Willamette Wine Country

In August of 2015, we visited Oregon’s Willamette wine country for the first time. It was a great trip and certainly a contrast from a place like Napa. Driving through the towns that make up this region you get the impression that the wine boom hasn’t yet fully manifested. These are still relatively sleepy towns.

One of the first places we stopped was a wine shop called Valley Wine Merchants. Andrew helped us find us find some great Oregon Pinot Noirs to try that we couldn’t get back in Hawaii. The selection was mostly focused on Oregon (as one would expect) and did a great job balancing the better known producers with some that are mostly just sold through the wineries. There were also a few very hard to find Old World selections. I was very tempted by a few but in the name of research I limited myself to wines from the area. If you are looking to bring home some gems, I would recommend making this small shop a stop in addition to the wineries. I put myself in Andrew’s hands and one of the best wines I had during the trip was acquired here.

One of the best wines of the trip was a bottle of Amelie Robert 2008.

One of the best wines of the trip was a bottle of Amalie Robert 2008.


We picked up essentials while in Dundee at the Red Hills Market. If you are a foodie this is where you need to stop for coffee, quick food, or ingredients for your own epic picnic. I think we were here each day and that says a lot about the place.

I had really wanted to go to the Painted Lady Restaurant in Newberg since I have heard really great things about the place. Unfortunately, they were closed the only two nights we had open for dinner. It will have to wait until our next visit. Instead our main dinner outing was to the Joel Palmer House. This establishment values fungi above all else. It’s their schtick and thankfully we love mushrooms. If mushrooms aren’t your thing, then this is not the place for you. I was bummed that it wasn’t truffle season but we had a great dinner. The place had lots of charm going for it. The weather was nice so we had requested an outside table and I would recommend the same(weather permitting). The service was efficient but the effect of every service job being distributed among almost every staff member (it felt like 7 different people took care of us) meant that there was no room for making a connection. I would eat here again and if I do I hope it coincides with truffle availability. Can you tell I had been daydreaming about Oregon truffles for days ahead of time?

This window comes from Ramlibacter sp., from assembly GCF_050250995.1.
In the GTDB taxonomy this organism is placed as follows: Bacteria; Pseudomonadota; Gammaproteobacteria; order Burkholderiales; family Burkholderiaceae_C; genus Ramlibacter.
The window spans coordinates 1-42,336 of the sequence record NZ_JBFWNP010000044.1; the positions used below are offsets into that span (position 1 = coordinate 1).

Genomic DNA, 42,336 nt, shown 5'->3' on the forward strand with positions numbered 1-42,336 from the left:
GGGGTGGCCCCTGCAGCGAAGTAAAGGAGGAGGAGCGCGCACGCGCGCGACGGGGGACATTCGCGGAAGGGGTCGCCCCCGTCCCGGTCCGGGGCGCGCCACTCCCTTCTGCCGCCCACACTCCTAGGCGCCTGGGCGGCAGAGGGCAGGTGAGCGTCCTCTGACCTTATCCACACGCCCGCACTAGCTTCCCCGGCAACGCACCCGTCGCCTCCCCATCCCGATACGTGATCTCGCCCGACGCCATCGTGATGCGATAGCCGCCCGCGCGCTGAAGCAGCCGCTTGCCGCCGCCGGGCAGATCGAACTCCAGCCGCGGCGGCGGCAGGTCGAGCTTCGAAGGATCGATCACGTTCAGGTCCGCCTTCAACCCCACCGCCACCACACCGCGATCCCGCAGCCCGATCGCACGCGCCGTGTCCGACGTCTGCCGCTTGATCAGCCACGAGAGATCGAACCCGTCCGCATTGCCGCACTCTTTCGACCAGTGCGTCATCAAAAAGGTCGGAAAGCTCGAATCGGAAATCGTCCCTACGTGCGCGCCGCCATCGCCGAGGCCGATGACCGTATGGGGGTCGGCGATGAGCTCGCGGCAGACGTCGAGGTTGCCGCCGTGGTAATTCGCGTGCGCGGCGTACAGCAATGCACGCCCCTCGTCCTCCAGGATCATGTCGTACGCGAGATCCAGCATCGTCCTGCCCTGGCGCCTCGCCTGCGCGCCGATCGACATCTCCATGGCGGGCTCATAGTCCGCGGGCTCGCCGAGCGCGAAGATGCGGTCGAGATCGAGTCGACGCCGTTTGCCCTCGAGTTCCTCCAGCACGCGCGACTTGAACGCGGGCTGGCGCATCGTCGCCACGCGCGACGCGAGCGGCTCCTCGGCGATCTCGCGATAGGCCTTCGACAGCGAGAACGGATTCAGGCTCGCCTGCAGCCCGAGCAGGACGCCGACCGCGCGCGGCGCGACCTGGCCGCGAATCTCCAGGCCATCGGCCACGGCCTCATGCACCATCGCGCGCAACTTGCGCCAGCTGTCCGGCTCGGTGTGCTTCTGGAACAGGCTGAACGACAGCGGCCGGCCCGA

Having a successful wine store has some big perks. My wife and I got to stay at Domaine Serene Winery while we were in town.




Tamara and I enjoying Domaine Serene Rose along with some goodies picked up at Red Hills Market.


It may be corny to say this but it really was serene.

Domaine Serene has always been one of my favorite Oregon Wine producers. Since they have focused so much on out of state markets since the beginning, there are many people like myself who were first introduced to high quality Oregon wine through their Evenstad Reserve. Yes, there are others that were doing it before them. But, as an out of state sommelier, Domaine Serene was a benchmark for me early on.